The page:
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Timeline, photo updated for serial killer Rasmussen

By SHAWNE K. WICKHAM
New Hampshire Sunday News

November 02. 2017 3:09PM
A 1973 booking photo from Arizona of Terry Peder Rasmussen. 



Authorities have released a new photo of the man they believe murdered a woman and three girls whose bodies were found in barrels in Allenstown decades ago. Their hope is that a 1973 booking photo from Arizona of Terry Peder Rasmussen, and information about another arrest in that state two years later, may trigger someone, somewhere, to remember something that solves a mystery that has haunted investigators for years.

“It’s another piece of the timeline, another decent quality picture of him that might help people remember,” said Jeffery Strelzin, senior assistant attorney general.

“The more parts of his life we can piece together, the more likely we are to get the identity of our victims,” he said.

Authorities believe Rasmussen was a serial killer. In addition to the four Allenstown victims, they believe he likely killed Denise Beaudin, a 23-year-old woman who left Manchester in 1981 with her infant daughter and the boyfriend she knew as Robert Evans, now identified as Rasmussen.

Beaudin’s daughter was abandoned by Rasmussen five years later in California and was later adopted. It was her 2016 search for her true identity that led authorities to link Evans/Rasmussen with the Allenstown victims and with Beaudin’s disappearance.

Rasmussen used a series of aliases as he moved around the country for years. He was calling himself Lawrence William Vanner when he murdered his common-law wife in California in 2002; he went to prison for that crime and died there in 2010.

Authorities would later piece together a timeline showing that Rasmussen, who grew up in Phoenix, Ariz., had spent six years in the Navy. He got married in 1968 in Hawaii and he and his wife had four children before she left him in 1975.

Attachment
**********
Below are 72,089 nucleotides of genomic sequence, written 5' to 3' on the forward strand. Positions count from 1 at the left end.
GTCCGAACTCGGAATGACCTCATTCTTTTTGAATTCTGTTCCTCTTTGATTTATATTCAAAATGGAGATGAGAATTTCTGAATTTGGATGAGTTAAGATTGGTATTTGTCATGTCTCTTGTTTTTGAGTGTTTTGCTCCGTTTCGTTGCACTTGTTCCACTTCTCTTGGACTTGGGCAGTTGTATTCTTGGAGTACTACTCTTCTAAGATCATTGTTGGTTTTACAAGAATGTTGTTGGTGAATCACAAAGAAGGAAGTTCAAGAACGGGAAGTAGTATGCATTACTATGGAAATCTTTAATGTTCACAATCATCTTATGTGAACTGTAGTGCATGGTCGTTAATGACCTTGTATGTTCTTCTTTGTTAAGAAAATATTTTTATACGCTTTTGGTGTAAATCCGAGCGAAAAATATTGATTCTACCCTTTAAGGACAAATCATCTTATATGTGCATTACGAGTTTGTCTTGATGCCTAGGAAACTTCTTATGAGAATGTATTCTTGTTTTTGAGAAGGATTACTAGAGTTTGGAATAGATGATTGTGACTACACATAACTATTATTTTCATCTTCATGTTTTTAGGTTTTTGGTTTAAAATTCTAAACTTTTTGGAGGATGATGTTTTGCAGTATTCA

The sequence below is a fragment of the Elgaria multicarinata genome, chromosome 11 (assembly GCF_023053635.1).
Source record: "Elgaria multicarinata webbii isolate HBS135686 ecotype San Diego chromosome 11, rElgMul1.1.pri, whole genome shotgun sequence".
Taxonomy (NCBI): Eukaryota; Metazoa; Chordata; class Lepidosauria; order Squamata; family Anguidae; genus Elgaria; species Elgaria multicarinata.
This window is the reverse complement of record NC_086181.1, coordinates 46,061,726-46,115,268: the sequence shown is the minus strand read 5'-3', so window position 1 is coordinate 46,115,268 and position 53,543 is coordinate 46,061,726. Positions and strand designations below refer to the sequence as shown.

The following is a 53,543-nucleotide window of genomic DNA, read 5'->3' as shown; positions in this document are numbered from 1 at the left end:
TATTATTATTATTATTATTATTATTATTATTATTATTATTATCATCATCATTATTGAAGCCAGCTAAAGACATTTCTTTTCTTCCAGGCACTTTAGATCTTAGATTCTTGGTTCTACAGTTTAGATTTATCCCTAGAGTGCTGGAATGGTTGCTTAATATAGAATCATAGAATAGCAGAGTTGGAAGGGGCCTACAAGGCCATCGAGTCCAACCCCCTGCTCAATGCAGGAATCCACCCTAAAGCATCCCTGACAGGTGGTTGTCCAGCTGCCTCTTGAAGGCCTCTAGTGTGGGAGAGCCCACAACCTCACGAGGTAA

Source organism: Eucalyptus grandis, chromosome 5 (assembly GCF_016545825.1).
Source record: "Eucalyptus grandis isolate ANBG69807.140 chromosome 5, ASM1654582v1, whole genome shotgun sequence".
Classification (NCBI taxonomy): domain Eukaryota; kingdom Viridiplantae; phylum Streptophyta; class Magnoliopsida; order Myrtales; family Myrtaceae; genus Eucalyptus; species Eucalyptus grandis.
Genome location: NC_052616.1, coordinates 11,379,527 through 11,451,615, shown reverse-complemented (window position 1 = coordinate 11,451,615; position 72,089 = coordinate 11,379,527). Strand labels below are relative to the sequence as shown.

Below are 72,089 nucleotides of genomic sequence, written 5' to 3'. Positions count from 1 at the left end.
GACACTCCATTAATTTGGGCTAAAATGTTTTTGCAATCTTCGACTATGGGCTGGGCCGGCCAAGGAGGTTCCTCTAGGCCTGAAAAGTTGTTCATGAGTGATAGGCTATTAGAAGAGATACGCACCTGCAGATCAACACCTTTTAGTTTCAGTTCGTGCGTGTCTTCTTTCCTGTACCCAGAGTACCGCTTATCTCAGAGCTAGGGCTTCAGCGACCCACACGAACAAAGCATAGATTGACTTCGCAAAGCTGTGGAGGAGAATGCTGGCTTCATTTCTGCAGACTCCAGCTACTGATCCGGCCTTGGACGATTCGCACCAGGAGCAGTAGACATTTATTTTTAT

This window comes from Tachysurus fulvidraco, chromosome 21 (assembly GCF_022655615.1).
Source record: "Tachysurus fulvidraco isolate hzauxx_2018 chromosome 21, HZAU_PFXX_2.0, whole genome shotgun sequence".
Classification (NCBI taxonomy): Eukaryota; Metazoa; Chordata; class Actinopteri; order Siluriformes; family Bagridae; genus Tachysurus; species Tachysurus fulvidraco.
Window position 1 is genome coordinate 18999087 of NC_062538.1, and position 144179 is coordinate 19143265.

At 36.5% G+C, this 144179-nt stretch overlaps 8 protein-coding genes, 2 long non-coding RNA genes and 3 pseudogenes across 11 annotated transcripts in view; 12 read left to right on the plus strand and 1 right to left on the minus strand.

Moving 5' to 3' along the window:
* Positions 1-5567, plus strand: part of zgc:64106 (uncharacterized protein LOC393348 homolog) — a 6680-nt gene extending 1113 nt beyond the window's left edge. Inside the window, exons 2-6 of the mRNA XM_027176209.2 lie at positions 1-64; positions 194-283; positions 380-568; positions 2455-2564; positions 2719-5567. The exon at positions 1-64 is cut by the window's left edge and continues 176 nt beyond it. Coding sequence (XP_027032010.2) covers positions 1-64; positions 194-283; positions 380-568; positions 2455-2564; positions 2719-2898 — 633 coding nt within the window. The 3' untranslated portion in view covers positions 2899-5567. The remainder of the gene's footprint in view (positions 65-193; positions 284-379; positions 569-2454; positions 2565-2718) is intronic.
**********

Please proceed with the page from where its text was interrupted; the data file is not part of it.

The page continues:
Last year, DNA testing proved that Rasmussen also was the father of a 2-to-4-year-old girl whose body was found in Allenstown in 2000; the other three victims were all related, but that child was unrelated to any of them. The discovery added another layer to the grisly mystery: who — and where — was the child’s mother?

Strelzin said new information strengthens the possibility that she was the unidentified woman Rasmussen’s ex-wife told investigations had accompanied Rasmussen the last time she saw him, when he showed up unannounced at the family’s home one Christmas in the 1970s.

Investigators found a booking photo from Rasmussen’s arrest in 1973 in Phoenix for being a fugitive from justice. Strelzin said authorities have not yet been able to learn what the outstanding charge was in that case.

But they also learned that Rasmussen, who was still using his real name, was again arrested by the Phoenix police department on June 11, 1975, for aggravated assault.

And that led them to alter the timeline in the case that tracks the man’s movements around the country.

Strelzin said authorities now believe that Christmas visit Rasmussen made to his family in Payson, Ariz., occurred either in 1975 or 1976, a few years later than previously believed. And that makes it more likely that the woman who was with him at the time could be the mother of his daughter who was buried in Allenstown, he said.

Strelzin said officials have heard from a number of people since publicizing the timeline and details in the case. Some have even sent photos of men they believed could be Rasmussen; so far, none have panned out, he said.

But Strelzin said authorities have become more optimistic the case will be solved with each piece of the puzzle that falls into place. “So we’re hopeful that putting out concrete information with our killer’s real identity and picture may cause someone to come forward with information that will ultimately let us not only identify the (Allenstown) victims, but find Denise Beaudin as well,” he said.

“Because she’s out there somewhere.”


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